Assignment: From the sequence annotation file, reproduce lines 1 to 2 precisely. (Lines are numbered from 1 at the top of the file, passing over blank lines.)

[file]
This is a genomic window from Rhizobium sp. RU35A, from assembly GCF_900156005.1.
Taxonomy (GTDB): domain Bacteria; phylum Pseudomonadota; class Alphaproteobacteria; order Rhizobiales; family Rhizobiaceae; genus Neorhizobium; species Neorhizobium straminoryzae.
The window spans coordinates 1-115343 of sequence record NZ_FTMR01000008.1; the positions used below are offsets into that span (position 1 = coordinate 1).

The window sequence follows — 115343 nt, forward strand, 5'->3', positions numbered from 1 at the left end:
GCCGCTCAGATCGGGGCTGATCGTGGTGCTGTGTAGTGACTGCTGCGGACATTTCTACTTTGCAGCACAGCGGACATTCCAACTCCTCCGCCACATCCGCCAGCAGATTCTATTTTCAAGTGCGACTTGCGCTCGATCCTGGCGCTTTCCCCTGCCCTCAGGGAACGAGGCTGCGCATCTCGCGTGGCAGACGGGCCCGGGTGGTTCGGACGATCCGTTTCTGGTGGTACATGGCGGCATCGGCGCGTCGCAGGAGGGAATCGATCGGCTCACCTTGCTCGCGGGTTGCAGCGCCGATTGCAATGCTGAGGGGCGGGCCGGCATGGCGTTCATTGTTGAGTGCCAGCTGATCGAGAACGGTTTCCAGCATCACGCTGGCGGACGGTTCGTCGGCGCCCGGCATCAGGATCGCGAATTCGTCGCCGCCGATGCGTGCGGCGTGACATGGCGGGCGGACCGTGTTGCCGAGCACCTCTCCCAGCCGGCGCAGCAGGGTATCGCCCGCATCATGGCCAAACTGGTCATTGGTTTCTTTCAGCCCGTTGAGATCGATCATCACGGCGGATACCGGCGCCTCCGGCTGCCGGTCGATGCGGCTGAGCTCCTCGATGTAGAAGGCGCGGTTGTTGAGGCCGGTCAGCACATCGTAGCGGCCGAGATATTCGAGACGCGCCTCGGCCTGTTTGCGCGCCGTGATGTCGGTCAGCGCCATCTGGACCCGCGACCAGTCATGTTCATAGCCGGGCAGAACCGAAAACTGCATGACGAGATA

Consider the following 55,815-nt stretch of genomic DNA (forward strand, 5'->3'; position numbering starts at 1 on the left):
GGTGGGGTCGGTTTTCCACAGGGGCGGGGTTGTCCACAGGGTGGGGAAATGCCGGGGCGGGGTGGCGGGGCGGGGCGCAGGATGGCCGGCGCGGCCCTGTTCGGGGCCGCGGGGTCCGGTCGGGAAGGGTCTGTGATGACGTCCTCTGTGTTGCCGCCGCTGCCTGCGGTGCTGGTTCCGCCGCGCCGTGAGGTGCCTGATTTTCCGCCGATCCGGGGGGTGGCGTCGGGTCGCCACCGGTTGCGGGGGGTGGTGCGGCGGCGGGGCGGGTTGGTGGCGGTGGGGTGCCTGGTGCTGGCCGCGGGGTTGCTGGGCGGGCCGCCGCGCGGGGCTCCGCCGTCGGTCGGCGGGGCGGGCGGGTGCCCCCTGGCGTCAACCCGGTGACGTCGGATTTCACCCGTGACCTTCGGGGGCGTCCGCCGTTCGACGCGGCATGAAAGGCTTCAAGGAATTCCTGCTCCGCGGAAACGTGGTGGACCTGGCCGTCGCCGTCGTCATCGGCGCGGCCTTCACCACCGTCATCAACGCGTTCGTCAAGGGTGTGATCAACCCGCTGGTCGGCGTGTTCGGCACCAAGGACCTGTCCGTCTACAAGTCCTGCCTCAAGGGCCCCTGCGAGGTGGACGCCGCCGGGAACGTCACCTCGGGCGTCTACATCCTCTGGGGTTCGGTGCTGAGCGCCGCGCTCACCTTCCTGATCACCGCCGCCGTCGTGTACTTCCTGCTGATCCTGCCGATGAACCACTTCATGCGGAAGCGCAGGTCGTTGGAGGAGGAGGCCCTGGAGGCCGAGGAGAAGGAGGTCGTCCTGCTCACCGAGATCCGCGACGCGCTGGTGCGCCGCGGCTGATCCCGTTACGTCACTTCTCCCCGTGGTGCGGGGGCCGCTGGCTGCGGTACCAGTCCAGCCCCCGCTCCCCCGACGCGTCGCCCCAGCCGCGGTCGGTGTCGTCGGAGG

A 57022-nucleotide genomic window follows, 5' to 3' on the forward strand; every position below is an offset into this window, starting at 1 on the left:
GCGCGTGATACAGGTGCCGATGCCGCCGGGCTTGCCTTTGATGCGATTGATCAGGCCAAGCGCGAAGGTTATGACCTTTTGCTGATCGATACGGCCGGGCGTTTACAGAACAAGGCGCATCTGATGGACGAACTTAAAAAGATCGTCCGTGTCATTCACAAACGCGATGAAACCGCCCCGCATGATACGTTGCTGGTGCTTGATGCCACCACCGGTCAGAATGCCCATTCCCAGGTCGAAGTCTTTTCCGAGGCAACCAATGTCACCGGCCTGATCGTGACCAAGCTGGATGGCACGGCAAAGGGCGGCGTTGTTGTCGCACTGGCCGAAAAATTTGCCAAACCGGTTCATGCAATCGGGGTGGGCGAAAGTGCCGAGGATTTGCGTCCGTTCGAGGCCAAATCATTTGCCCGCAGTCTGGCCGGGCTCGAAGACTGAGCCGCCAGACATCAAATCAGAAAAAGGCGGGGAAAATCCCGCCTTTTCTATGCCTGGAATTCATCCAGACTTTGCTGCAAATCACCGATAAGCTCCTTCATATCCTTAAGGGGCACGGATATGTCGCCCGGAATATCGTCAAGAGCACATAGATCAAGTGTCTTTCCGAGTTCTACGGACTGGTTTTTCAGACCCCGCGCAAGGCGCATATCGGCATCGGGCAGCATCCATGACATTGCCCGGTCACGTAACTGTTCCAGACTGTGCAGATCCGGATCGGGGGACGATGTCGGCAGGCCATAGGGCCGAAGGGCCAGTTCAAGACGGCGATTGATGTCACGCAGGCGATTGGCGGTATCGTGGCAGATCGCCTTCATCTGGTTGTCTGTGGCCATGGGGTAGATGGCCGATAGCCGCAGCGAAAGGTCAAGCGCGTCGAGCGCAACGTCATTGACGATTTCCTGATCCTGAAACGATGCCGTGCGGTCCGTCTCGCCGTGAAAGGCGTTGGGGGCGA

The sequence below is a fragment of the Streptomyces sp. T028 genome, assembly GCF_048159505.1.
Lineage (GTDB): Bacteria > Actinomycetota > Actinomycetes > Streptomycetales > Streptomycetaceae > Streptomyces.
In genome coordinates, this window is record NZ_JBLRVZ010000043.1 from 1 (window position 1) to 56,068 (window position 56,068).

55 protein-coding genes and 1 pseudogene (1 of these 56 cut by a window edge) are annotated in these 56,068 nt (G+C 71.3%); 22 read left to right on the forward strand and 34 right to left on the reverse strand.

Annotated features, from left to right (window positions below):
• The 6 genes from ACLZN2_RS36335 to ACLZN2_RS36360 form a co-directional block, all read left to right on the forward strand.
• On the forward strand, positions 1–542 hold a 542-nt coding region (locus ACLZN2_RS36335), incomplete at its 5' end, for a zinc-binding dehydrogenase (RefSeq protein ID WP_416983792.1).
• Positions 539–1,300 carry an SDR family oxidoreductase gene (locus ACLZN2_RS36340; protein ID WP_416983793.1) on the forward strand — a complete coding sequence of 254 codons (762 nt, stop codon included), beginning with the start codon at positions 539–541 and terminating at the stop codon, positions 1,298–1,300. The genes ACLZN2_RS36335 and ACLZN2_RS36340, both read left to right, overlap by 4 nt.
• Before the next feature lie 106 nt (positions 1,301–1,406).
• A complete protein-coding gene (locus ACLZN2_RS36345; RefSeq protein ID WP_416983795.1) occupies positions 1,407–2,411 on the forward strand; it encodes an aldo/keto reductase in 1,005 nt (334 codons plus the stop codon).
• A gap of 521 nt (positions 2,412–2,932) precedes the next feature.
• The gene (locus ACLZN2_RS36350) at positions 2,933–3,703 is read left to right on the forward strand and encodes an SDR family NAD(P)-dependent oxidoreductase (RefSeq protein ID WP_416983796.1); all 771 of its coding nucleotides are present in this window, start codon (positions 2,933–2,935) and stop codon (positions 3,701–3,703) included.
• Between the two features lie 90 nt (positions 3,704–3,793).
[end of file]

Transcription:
This is a genomic window from Rhizobium sp. RU35A, from assembly GCF_900156005.1.
Taxonomy (GTDB): domain Bacteria; phylum Pseudomonadota; class Alphaproteobacteria; order Rhizobiales; family Rhizobiaceae; genus Neorhizobium; species Neorhizobium straminoryzae.